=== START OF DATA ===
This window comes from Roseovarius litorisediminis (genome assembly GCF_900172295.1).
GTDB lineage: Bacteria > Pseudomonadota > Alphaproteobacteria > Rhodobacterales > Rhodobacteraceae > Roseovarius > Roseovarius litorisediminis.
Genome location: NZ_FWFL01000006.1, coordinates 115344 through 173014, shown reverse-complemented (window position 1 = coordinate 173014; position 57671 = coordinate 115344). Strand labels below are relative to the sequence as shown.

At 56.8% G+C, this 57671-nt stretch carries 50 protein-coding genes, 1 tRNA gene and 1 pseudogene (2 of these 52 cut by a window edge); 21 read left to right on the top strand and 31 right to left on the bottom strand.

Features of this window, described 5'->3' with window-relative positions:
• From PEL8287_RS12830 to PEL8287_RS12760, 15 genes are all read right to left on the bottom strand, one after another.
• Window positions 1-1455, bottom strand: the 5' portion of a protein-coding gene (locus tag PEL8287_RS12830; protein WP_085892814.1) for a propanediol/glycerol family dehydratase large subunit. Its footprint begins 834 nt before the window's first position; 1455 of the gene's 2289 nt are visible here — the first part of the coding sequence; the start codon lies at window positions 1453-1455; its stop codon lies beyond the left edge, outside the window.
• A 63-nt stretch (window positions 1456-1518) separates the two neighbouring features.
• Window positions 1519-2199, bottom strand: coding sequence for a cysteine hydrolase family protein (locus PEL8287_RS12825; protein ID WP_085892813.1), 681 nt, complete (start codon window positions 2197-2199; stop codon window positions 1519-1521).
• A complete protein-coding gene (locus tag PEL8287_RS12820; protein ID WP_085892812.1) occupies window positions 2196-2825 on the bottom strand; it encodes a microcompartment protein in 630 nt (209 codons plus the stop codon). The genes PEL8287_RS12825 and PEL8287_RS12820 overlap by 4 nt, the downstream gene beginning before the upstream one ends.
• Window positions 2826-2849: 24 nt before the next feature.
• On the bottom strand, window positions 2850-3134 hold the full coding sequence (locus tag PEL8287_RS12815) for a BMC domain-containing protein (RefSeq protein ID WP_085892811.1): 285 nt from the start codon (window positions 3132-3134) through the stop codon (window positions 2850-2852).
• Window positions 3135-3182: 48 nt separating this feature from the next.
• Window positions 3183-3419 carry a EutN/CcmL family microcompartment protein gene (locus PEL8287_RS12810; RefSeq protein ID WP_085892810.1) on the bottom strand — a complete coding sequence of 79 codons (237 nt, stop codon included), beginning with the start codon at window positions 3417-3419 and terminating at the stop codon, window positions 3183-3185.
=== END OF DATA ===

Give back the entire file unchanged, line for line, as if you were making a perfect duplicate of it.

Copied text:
This window comes from Roseovarius litorisediminis (genome assembly GCF_900172295.1).
GTDB lineage: Bacteria > Pseudomonadota > Alphaproteobacteria > Rhodobacterales > Rhodobacteraceae > Roseovarius > Roseovarius litorisediminis.
Genome location: NZ_FWFL01000006.1, coordinates 115344 through 173014, shown reverse-complemented (window position 1 = coordinate 173014; position 57671 = coordinate 115344). Strand labels below are relative to the sequence as shown.

At 56.8% G+C, this 57671-nt stretch carries 50 protein-coding genes, 1 tRNA gene and 1 pseudogene (2 of these 52 cut by a window edge); 21 read left to right on the top strand and 31 right to left on the bottom strand.

Features of this window, described 5'->3' with window-relative positions:
• From PEL8287_RS12830 to PEL8287_RS12760, 15 genes are all read right to left on the bottom strand, one after another.
• Window positions 1-1455, bottom strand: the 5' portion of a protein-coding gene (locus tag PEL8287_RS12830; protein WP_085892814.1) for a propanediol/glycerol family dehydratase large subunit. Its footprint begins 834 nt before the window's first position; 1455 of the gene's 2289 nt are visible here — the first part of the coding sequence; the start codon lies at window positions 1453-1455; its stop codon lies beyond the left edge, outside the window.
• A 63-nt stretch (window positions 1456-1518) separates the two neighbouring features.
• Window positions 1519-2199, bottom strand: coding sequence for a cysteine hydrolase family protein (locus PEL8287_RS12825; protein ID WP_085892813.1), 681 nt, complete (start codon window positions 2197-2199; stop codon window positions 1519-1521).
• A complete protein-coding gene (locus tag PEL8287_RS12820; protein ID WP_085892812.1) occupies window positions 2196-2825 on the bottom strand; it encodes a microcompartment protein in 630 nt (209 codons plus the stop codon). The genes PEL8287_RS12825 and PEL8287_RS12820 overlap by 4 nt, the downstream gene beginning before the upstream one ends.
• Window positions 2826-2849: 24 nt before the next feature.
• On the bottom strand, window positions 2850-3134 hold the full coding sequence (locus tag PEL8287_RS12815) for a BMC domain-containing protein (RefSeq protein ID WP_085892811.1): 285 nt from the start codon (window positions 3132-3134) through the stop codon (window positions 2850-2852).
• Window positions 3135-3182: 48 nt separating this feature from the next.
• Window positions 3183-3419 carry a EutN/CcmL family microcompartment protein gene (locus PEL8287_RS12810; RefSeq protein ID WP_085892810.1) on the bottom strand — a complete coding sequence of 79 codons (237 nt, stop codon included), beginning with the start codon at window positions 3417-3419 and terminating at the stop codon, window positions 3183-3185.